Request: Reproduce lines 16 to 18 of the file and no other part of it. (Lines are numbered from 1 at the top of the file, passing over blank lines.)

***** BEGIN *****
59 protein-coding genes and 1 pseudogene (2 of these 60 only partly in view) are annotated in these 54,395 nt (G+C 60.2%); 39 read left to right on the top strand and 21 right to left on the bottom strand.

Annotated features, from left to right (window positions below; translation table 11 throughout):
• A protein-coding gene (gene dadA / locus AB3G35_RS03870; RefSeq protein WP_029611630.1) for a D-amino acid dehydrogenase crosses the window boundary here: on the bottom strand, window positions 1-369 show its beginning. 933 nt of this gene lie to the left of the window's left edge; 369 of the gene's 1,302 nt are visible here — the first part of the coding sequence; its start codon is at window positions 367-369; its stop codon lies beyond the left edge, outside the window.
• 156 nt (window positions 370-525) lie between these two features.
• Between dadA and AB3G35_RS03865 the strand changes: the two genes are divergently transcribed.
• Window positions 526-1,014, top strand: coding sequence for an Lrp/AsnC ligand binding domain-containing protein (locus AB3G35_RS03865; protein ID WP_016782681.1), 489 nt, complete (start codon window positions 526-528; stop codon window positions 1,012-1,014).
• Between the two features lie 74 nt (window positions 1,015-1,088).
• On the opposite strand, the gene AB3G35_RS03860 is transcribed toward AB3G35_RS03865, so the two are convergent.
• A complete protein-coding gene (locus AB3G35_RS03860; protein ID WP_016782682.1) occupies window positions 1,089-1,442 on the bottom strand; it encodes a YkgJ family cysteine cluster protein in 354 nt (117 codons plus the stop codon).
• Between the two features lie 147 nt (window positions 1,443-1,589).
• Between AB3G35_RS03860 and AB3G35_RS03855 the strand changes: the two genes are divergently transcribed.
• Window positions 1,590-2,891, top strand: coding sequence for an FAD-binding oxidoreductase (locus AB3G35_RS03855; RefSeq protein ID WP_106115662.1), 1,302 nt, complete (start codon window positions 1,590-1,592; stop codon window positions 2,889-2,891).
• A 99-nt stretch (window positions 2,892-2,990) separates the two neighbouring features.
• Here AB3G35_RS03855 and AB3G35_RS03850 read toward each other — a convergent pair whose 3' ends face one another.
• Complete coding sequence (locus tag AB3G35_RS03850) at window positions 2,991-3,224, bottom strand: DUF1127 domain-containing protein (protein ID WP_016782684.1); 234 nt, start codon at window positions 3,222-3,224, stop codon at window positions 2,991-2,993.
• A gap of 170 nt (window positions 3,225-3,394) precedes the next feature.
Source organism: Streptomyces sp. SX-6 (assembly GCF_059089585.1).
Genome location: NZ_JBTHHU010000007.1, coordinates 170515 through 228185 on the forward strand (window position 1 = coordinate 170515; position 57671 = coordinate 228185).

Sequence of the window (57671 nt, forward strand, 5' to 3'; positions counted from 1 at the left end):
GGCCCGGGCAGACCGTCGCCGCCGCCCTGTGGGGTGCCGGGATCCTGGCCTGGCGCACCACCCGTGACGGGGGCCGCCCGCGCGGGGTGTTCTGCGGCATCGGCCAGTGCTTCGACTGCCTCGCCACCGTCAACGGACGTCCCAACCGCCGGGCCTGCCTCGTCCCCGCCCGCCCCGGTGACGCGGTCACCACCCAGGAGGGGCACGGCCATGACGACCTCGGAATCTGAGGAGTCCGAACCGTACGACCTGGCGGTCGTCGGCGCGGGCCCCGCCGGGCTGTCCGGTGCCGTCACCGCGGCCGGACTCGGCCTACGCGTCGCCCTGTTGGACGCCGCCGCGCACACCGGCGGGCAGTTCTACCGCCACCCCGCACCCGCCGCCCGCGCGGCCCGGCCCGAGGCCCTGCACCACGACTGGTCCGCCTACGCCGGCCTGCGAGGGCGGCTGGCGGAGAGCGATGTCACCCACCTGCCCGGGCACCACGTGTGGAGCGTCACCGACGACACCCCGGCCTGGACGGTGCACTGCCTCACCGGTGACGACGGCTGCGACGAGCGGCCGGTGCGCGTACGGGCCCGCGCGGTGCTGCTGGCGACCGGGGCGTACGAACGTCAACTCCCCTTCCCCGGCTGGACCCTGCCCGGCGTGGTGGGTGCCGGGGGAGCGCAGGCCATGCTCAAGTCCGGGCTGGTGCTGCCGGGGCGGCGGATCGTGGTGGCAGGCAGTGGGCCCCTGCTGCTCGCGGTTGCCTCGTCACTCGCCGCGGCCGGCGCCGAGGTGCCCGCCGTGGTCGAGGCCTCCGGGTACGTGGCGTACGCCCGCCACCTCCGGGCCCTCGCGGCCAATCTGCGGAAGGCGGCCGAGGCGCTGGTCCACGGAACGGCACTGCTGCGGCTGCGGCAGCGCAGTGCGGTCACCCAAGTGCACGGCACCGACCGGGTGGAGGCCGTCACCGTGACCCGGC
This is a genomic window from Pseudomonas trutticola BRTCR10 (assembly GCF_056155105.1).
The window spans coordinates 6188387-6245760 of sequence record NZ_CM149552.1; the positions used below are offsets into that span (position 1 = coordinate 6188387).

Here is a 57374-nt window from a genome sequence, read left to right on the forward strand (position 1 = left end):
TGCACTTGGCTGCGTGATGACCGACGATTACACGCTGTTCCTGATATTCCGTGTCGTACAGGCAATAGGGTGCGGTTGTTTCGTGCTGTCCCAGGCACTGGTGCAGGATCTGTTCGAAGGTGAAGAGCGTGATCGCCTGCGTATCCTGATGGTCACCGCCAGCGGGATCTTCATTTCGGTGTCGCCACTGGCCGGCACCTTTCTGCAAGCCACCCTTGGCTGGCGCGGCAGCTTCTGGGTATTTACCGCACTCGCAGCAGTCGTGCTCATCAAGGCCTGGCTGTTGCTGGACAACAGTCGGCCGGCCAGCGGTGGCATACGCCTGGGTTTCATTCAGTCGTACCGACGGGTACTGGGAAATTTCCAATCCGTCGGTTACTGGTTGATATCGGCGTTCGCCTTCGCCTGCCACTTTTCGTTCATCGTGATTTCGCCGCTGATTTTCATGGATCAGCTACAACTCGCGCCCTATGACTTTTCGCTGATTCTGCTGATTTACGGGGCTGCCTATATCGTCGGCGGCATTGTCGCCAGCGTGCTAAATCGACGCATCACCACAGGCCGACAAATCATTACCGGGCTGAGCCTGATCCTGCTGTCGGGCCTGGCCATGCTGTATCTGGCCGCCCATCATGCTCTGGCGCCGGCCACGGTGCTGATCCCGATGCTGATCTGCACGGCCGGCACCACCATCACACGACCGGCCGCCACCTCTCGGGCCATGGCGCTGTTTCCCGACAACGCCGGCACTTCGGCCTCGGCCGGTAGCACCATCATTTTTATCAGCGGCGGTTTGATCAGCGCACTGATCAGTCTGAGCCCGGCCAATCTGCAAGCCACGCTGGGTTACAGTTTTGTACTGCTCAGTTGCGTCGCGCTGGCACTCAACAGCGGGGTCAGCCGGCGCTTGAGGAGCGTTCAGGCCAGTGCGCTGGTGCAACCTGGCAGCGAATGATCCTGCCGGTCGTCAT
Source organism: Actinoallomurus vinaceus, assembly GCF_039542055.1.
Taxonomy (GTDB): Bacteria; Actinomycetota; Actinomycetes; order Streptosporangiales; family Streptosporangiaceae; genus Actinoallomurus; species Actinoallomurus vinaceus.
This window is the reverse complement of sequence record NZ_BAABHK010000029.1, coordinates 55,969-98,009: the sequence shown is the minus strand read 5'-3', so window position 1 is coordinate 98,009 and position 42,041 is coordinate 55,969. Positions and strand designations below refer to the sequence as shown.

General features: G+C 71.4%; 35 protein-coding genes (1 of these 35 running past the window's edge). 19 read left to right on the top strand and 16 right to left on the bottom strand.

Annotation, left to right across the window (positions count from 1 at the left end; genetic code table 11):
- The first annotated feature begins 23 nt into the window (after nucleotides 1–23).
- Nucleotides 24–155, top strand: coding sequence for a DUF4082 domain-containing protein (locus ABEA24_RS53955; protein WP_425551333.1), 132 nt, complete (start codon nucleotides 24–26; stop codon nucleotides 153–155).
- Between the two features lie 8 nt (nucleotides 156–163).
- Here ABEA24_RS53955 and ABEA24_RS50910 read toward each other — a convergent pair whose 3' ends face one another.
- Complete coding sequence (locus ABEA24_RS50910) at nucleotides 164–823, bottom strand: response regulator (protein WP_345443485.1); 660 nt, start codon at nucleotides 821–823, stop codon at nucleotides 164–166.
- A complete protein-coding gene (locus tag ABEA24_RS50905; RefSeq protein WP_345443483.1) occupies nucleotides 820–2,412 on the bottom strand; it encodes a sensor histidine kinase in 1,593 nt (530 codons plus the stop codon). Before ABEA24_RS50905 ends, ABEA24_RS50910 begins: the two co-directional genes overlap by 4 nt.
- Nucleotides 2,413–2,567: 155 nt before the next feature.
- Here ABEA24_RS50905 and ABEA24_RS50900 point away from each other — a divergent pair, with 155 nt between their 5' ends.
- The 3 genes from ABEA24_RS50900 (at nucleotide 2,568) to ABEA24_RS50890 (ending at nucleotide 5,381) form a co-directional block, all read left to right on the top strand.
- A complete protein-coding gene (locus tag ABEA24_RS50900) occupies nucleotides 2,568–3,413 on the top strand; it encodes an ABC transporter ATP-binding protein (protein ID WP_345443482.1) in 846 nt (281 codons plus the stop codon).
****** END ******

• A gap of 170 nt (window positions 3,225-3,394) precedes the next feature.
Source organism: Streptomyces sp. SX-6 (assembly GCF_059089585.1).
Genome location: NZ_JBTHHU010000007.1, coordinates 170515 through 228185 on the forward strand (window position 1 = coordinate 170515; position 57671 = coordinate 228185).